Shoot the shit out of them

Senate Hearing into Corporate Avoidance of Fair Work Laws exposes CUB’s union-busting battle plan.

Sensational revelations about CUB’s strategy to “shoot the shit out of” and “starve out” the 55 sacked CUB workers were uncovered by the latest Senate Inquiry hearing.

A diary page from management at CUB’s Abbotsford plant revealed that 16 full weeks after the company coordinated the sacking of their 55 maintenance workers, the beer giant was still strategising to ‘win a war’ against the unemployed workers.

The diary shines a light on just how calculated, aggressive and coercive corporate tactics against workers can be in 2017.

‘Starve them out’

The Senate Committee requested CUB management front up, but the managers and lawyers from the company weren’t aware the revealing document had made its way out of the office.

Media and members of the public in the Inquiry room were shocked when Labor Senator Gavin Marshall, chair of the Inquiry, asked one manager “What do you mean by 'shooting the shit out of them’?”

Senator Marshall continued “'Starving them out'. The other arrow goes to defamation. Did you have a plan to sue people for defamation?”

Manager: “Sorry, I am still trying to understand what this is all about. I honestly cannot recall.”

“Well, it is your diary and your notes. I am actually trying to work out what it is all about. I thought you would know, given you wrote it. What did you mean by 'play by the rules that they're not prepared to play by,' when you talk about ethics and morality?”

Manager: “I will have to take that question on notice.”

The confused manager said he wasn’t sure what the Senator was referring to, even after he was passed the diary, cameras flashing in the background.

The answer to whether the diary was in fact the manager’s was revealed when the man, grilling complete, went to keep the book.

“Sorry, that is not yours; I have privilege over that. You will return it to me, because it is mine” declared the chair. “[But] I am glad you acknowledged it was yours.”

Alan Dinon is a retired electrical maintenance worker at the Abbotsford Brewery for 40 years who attended the inquiry hearing.

The events of the day made him angry, but he said they gave him insight into the company’s mentality at the time.

“Well now we know how far they were willing to go to beat us down. We could sense this from the picket line. They waged total war on us.”

“I worked there for 40 years. I gave my life to that company. It’s disgusting what they did to us. No other worker should have to go through it,” said Alan.

Legal games

Senator Marshall and other senators grilled the managers on their legal strategy – asking whether their plan was to pile on costs of legal fees and seek to defame the workers and their representatives. The leaked diary note talks about doing ‘what they’re [the workers] not prepared to do’.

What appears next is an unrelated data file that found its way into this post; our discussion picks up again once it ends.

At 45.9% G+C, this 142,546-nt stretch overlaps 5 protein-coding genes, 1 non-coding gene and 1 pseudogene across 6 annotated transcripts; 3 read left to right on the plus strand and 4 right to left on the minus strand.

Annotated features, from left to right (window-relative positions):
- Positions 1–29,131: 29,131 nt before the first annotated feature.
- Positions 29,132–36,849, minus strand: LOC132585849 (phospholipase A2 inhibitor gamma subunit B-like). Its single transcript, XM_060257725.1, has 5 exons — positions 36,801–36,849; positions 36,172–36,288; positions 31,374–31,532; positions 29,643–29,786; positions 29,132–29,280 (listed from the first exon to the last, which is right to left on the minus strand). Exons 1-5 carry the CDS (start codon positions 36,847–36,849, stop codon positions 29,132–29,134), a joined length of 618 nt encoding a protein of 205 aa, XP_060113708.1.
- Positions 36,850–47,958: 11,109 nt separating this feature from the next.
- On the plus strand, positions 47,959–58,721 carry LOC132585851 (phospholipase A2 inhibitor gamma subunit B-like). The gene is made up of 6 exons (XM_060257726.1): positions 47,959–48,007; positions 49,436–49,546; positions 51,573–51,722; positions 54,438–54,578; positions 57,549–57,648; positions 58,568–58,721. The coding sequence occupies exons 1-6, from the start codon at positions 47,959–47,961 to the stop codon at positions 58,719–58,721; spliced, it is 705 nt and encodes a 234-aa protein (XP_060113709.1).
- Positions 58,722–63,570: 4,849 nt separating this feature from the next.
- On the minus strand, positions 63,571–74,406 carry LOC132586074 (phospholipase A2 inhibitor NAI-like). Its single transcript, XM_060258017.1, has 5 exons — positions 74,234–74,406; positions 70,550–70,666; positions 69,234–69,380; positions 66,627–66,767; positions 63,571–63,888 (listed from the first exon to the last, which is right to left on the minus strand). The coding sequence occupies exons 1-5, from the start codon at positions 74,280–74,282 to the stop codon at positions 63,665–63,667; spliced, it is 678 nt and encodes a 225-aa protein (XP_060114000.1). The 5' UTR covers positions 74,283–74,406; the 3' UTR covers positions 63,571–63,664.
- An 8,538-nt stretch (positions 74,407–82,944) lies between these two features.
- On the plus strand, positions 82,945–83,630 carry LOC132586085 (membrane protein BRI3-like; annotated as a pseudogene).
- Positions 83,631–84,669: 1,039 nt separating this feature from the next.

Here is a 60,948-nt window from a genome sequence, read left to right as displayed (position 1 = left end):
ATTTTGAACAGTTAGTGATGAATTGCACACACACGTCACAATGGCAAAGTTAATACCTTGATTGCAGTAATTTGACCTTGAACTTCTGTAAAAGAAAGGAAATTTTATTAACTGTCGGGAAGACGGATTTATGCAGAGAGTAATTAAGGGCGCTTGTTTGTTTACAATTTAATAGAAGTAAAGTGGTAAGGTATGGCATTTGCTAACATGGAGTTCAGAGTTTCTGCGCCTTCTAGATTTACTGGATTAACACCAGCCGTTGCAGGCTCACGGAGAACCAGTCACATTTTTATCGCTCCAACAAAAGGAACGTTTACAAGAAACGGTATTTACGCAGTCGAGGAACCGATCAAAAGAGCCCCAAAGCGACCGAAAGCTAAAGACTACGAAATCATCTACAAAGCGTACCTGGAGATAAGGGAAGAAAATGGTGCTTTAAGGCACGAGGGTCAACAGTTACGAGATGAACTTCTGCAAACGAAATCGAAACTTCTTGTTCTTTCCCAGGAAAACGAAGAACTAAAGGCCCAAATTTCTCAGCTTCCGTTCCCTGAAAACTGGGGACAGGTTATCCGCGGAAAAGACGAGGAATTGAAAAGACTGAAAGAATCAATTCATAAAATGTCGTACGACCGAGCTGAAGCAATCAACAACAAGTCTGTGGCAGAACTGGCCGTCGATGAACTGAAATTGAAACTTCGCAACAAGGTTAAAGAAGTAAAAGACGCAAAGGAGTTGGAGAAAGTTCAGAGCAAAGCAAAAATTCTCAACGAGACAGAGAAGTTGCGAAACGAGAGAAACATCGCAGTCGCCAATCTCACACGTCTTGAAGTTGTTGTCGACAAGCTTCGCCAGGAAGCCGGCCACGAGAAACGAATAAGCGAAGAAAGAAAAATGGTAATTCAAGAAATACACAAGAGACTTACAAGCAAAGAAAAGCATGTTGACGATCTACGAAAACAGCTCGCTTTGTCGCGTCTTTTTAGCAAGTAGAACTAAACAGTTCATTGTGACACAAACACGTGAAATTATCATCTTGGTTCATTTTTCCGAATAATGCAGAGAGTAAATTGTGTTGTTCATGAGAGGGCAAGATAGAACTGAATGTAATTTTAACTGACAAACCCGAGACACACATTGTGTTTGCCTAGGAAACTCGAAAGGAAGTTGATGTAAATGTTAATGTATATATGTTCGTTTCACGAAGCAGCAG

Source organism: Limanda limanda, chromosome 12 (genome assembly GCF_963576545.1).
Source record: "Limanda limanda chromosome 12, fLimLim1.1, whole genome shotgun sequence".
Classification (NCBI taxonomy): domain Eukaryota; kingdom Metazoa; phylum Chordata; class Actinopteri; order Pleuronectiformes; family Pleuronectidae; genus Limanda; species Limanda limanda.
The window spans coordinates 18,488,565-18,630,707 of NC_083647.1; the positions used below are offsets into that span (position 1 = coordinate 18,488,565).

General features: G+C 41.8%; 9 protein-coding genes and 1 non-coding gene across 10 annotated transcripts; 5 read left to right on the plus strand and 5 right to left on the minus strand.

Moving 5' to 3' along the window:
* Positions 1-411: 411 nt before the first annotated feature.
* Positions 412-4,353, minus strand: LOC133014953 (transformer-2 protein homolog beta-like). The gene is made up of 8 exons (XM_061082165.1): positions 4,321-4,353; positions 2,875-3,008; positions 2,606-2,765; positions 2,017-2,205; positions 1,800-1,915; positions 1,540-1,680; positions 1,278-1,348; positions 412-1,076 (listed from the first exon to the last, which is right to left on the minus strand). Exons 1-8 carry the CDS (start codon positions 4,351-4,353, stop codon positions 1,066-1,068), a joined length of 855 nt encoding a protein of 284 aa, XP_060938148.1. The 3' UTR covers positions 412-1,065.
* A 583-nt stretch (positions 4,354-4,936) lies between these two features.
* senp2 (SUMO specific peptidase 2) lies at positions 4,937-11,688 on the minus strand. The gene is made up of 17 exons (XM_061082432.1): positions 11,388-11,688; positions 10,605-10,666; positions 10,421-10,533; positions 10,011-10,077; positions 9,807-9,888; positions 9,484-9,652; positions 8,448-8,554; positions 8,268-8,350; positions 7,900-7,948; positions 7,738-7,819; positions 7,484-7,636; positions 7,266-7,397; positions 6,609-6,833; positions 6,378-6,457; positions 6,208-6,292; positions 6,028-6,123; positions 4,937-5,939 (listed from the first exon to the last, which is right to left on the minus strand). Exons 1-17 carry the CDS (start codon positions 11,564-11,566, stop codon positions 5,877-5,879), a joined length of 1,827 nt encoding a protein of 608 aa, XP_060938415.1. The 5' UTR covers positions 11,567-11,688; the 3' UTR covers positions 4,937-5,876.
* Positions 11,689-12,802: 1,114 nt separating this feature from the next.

The union is very aware of the traps that corporations set to provoke workers and union officials into responding in any way a company can sue them into submission for.

Lib’s confused attack can’t cloud CUB55 sunshine

Nationals Senator Bridget McKenzie, who arrived late to the Inquiry, with her phone on speaker and still on a call, made one contribution at the hearing.

Senator McKenzie confusingly alleged that there had been industrial action since the CUB55 returned to work. In fact, there have been no negative relations between the CUB workers and management since they returned to work in December last year.

Senator McKenzie was told by the company that they weren’t aware of any conflict at the plant. She asked no further questions.

Despite the concerning revelations of management’s views during the events of last year, the company was at pains to communicate to the Senators how much they now valued the workers at Abbotsford. CUB was taken over by the largest brewer in the world mid-way through the dispute, when workers noticed a discernible change in corporate attitude.

The new company’s representatives at the hearing repeatedly reiterated that CUB had learned from the error of their ways. Out of the campaign to reinstate the workers at CUB55, everybody who supported them should also be very pleased to know CUB’s lessons have led to the following commitments from CUB management:

  • to take a more collaborative and consultative approach with their workers and unions
  • established a monthly consultative committee with management and union delegates
  • will require workers engaged by CUB to have genuinely represented Agreements.

Time to fix broken laws

ETU economist Ruth Kershaw said Senator Marshall, a former ETU Victoria Assistant Secretary, had shown exceptional dedication to working Australians in his role of Chair of the Inquiry.

“Senator Marshall relied upon rarely used parliamentary privilege to uncover the grubby details of corporate tactics against workers, usually deeply buried from the public sight” she said.

She says Turnbull’s Liberals continue to turn a blind eye, or give tacit endorsement, to corporations’ use of calculated, unethical, heavily-resourced tactics to deny workers’ rights to lawful collective agreements.

Secretary Troy Gray said the time had come to overhaul Australia’s labour laws.

“These ‘Shoot and Starve’ tactics exposed in the Senate Inquiry are actually allowed by our current laws. Clearly our laws are not working properly and they must be changed.”

“Malcolm Turnbull will either act to prevent the rise of corporate power in Australia in favour of fairness, or I think he will be replaced with someone who will.”